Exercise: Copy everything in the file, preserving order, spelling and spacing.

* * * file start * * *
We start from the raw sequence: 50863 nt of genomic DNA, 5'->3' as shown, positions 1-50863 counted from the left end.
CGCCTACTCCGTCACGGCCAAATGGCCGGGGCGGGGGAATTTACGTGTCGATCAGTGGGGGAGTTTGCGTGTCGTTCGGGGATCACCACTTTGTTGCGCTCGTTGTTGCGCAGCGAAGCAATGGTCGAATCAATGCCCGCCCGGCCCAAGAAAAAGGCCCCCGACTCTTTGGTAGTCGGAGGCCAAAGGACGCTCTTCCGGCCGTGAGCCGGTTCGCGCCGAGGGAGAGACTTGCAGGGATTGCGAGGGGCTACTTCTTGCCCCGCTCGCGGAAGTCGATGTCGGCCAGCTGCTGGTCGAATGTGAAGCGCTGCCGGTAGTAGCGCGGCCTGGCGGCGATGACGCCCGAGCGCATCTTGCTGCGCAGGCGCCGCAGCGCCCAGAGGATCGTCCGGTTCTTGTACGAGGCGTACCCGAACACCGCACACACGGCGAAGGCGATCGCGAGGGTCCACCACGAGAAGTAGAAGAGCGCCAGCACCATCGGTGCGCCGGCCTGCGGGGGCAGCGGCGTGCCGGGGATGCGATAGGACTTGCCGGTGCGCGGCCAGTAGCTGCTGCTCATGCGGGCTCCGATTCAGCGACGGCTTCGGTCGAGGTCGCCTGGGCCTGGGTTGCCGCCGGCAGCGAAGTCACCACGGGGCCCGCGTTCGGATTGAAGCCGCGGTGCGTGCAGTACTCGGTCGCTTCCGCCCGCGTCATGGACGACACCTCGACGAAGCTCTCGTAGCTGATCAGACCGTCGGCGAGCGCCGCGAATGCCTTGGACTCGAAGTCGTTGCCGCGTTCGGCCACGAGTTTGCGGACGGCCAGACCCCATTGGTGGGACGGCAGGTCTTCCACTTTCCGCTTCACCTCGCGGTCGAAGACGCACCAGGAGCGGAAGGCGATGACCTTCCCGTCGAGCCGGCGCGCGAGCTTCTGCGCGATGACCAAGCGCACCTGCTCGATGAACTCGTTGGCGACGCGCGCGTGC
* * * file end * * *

We start from the raw sequence: 50863 nt of genomic DNA, 5'->3' as shown, positions 1-50863 counted from the left end.
CGCCTACTCCGTCACGGCCAAATGGCCGGGGCGGGGGAATTTACGTGTCGATCAGTGGGGGAGTTTGCGTGTCGTTCGGGGATCACCACTTTGTTGCGCTCGTTGTTGCGCAGCGAAGCAATGGTCGAATCAATGCCCGCCCGGCCCAAGAAAAAGGCCCCCGACTCTTTGGTAGTCGGAGGCCAAAGGACGCTCTTCCGGCCGTGAGCCGGTTCGCGCCGAGGGAGAGACTTGCAGGGATTGCGAGGGGCTACTTCTTGCCCCGCTCGCGGAAGTCGATGTCGGCCAGCTGCTGGTCGAATGTGAAGCGCTGCCGGTAGTAGCGCGGCCTGGCGGCGATGACGCCCGAGCGCATCTTGCTGCGCAGGCGCCGCAGCGCCCAGAGGATCGTCCGGTTCTTGTACGAGGCGTACCCGAACACCGCACACACGGCGAAGGCGATCGCGAGGGTCCACCACGAGAAGTAGAAGAGCGCCAGCACCATCGGTGCGCCGGCCTGCGGGGGCAGCGGCGTGCCGGGGATGCGATAGGACTTGCCGGTGCGCGGCCAGTAGCTGCTGCTCATGCGGGCTCCGATTCAGCGACGGCTTCGGTCGAGGTCGCCTGGGCCTGGGTTGCCGCCGGCAGCGAAGTCACCACGGGGCCCGCGTTCGGATTGAAGCCGCGGTGCGTGCAGTACTCGGTCGCTTCCGCCCGCGTCATGGACGACACCTCGACGAAGCTCTCGTAGCTGATCAGACCGTCGGCGAGCGCCGCGAATGCCTTGGACTCGAAGTCGTTGCCGCGTTCGGCCACGAGTTTGCGGACGGCCAGACCCCATTGGTGGGACGGCAGGTCTTCCACTTTCCGCTTCACCTCGCGGTCGAAGACGCACCAGGAGCGGAAGGCGATGACCTTCCCGTCGAGCCGGCGCGCGAGCTTCTGCGCGATGACCAAGCGCACCTGCTCGATGAACTCGTTGGCGACGCGCGCGTGC